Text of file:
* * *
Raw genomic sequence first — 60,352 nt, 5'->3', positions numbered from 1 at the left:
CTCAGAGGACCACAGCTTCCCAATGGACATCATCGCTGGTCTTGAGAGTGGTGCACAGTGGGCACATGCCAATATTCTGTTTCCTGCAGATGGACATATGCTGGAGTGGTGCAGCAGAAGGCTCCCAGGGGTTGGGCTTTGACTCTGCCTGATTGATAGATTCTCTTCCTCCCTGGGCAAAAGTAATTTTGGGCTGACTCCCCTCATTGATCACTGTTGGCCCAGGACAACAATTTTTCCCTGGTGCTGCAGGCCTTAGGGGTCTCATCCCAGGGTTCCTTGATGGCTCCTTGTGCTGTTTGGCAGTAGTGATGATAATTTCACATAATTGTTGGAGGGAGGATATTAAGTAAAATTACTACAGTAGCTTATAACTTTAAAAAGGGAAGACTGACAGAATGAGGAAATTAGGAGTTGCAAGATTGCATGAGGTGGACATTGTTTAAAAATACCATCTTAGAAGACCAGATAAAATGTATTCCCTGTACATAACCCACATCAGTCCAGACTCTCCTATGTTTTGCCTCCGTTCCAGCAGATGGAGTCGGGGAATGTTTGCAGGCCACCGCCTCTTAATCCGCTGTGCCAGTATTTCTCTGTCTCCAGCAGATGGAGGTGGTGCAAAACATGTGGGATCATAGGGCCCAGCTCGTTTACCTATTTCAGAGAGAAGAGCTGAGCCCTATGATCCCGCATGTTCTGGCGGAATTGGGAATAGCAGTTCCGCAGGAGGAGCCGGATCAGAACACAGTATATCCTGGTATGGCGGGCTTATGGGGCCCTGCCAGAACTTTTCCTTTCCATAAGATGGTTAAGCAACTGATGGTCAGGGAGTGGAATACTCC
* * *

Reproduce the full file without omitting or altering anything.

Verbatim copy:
Raw genomic sequence first — 60,352 nt, 5'->3', positions numbered from 1 at the left:
CTCAGAGGACCACAGCTTCCCAATGGACATCATCGCTGGTCTTGAGAGTGGTGCACAGTGGGCACATGCCAATATTCTGTTTCCTGCAGATGGACATATGCTGGAGTGGTGCAGCAGAAGGCTCCCAGGGGTTGGGCTTTGACTCTGCCTGATTGATAGATTCTCTTCCTCCCTGGGCAAAAGTAATTTTGGGCTGACTCCCCTCATTGATCACTGTTGGCCCAGGACAACAATTTTTCCCTGGTGCTGCAGGCCTTAGGGGTCTCATCCCAGGGTTCCTTGATGGCTCCTTGTGCTGTTTGGCAGTAGTGATGATAATTTCACATAATTGTTGGAGGGAGGATATTAAGTAAAATTACTACAGTAGCTTATAACTTTAAAAAGGGAAGACTGACAGAATGAGGAAATTAGGAGTTGCAAGATTGCATGAGGTGGACATTGTTTAAAAATACCATCTTAGAAGACCAGATAAAATGTATTCCCTGTACATAACCCACATCAGTCCAGACTCTCCTATGTTTTGCCTCCGTTCCAGCAGATGGAGTCGGGGAATGTTTGCAGGCCACCGCCTCTTAATCCGCTGTGCCAGTATTTCTCTGTCTCCAGCAGATGGAGGTGGTGCAAAACATGTGGGATCATAGGGCCCAGCTCGTTTACCTATTTCAGAGAGAAGAGCTGAGCCCTATGATCCCGCATGTTCTGGCGGAATTGGGAATAGCAGTTCCGCAGGAGGAGCCGGATCAGAACACAGTATATCCTGGTATGGCGGGCTTATGGGGCCCTGCCAGAACTTTTCCTTTCCATAAGATGGTTAAGCAACTGATGGTCAGGGAGTGGAATACTCC